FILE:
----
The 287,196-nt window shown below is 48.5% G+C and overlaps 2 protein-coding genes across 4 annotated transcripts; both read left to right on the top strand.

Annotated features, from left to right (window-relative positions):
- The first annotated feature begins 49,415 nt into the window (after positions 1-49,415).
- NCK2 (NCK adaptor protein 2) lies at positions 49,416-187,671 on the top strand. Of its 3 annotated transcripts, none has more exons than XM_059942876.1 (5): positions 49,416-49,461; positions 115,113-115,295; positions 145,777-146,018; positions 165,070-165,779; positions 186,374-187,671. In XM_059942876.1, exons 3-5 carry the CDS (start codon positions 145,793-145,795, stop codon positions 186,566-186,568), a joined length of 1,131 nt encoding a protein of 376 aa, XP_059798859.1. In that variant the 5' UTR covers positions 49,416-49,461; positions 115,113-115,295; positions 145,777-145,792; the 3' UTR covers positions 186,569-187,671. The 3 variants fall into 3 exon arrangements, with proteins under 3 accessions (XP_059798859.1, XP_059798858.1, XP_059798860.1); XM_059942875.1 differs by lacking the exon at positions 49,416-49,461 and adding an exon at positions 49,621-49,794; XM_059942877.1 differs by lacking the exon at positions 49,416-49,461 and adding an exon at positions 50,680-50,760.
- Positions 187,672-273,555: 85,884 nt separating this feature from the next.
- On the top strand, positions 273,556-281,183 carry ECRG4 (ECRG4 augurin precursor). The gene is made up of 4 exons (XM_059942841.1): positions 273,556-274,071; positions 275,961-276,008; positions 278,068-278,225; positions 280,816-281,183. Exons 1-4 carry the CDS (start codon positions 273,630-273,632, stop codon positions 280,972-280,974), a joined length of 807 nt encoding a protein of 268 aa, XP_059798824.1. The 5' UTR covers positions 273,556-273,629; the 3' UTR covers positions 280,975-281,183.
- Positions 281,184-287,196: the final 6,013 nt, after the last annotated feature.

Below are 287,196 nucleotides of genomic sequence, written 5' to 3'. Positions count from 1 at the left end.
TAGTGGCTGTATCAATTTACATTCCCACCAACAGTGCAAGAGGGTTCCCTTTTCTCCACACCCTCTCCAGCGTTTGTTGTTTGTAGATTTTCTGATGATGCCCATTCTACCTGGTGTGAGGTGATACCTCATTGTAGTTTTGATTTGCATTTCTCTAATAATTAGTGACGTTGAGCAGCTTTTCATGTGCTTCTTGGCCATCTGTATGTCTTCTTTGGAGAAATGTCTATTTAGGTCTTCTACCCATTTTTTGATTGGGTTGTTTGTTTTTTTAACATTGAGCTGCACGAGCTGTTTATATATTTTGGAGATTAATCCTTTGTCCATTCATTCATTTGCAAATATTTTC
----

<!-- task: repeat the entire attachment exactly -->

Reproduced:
The 287,196-nt window shown below is 48.5% G+C and overlaps 2 protein-coding genes across 4 annotated transcripts; both read left to right on the top strand.

Annotated features, from left to right (window-relative positions):
- The first annotated feature begins 49,415 nt into the window (after positions 1-49,415).
- NCK2 (NCK adaptor protein 2) lies at positions 49,416-187,671 on the top strand. Of its 3 annotated transcripts, none has more exons than XM_059942876.1 (5): positions 49,416-49,461; positions 115,113-115,295; positions 145,777-146,018; positions 165,070-165,779; positions 186,374-187,671. In XM_059942876.1, exons 3-5 carry the CDS (start codon positions 145,793-145,795, stop codon positions 186,566-186,568), a joined length of 1,131 nt encoding a protein of 376 aa, XP_059798859.1. In that variant the 5' UTR covers positions 49,416-49,461; positions 115,113-115,295; positions 145,777-145,792; the 3' UTR covers positions 186,569-187,671. The 3 variants fall into 3 exon arrangements, with proteins under 3 accessions (XP_059798859.1, XP_059798858.1, XP_059798860.1); XM_059942875.1 differs by lacking the exon at positions 49,416-49,461 and adding an exon at positions 49,621-49,794; XM_059942877.1 differs by lacking the exon at positions 49,416-49,461 and adding an exon at positions 50,680-50,760.
- Positions 187,672-273,555: 85,884 nt separating this feature from the next.
- On the top strand, positions 273,556-281,183 carry ECRG4 (ECRG4 augurin precursor). The gene is made up of 4 exons (XM_059942841.1): positions 273,556-274,071; positions 275,961-276,008; positions 278,068-278,225; positions 280,816-281,183. Exons 1-4 carry the CDS (start codon positions 273,630-273,632, stop codon positions 280,972-280,974), a joined length of 807 nt encoding a protein of 268 aa, XP_059798824.1. The 5' UTR covers positions 273,556-273,629; the 3' UTR covers positions 280,975-281,183.
- Positions 281,184-287,196: the final 6,013 nt, after the last annotated feature.

Below are 287,196 nucleotides of genomic sequence, written 5' to 3'. Positions count from 1 at the left end.
TAGTGGCTGTATCAATTTACATTCCCACCAACAGTGCAAGAGGGTTCCCTTTTCTCCACACCCTCTCCAGCGTTTGTTGTTTGTAGATTTTCTGATGATGCCCATTCTACCTGGTGTGAGGTGATACCTCATTGTAGTTTTGATTTGCATTTCTCTAATAATTAGTGACGTTGAGCAGCTTTTCATGTGCTTCTTGGCCATCTGTATGTCTTCTTTGGAGAAATGTCTATTTAGGTCTTCTACCCATTTTTTGATTGGGTTGTTTGTTTTTTTAACATTGAGCTGCACGAGCTGTTTATATATTTTGGAGATTAATCCTTTGTCCATTCATTCATTTGCAAATATTTTC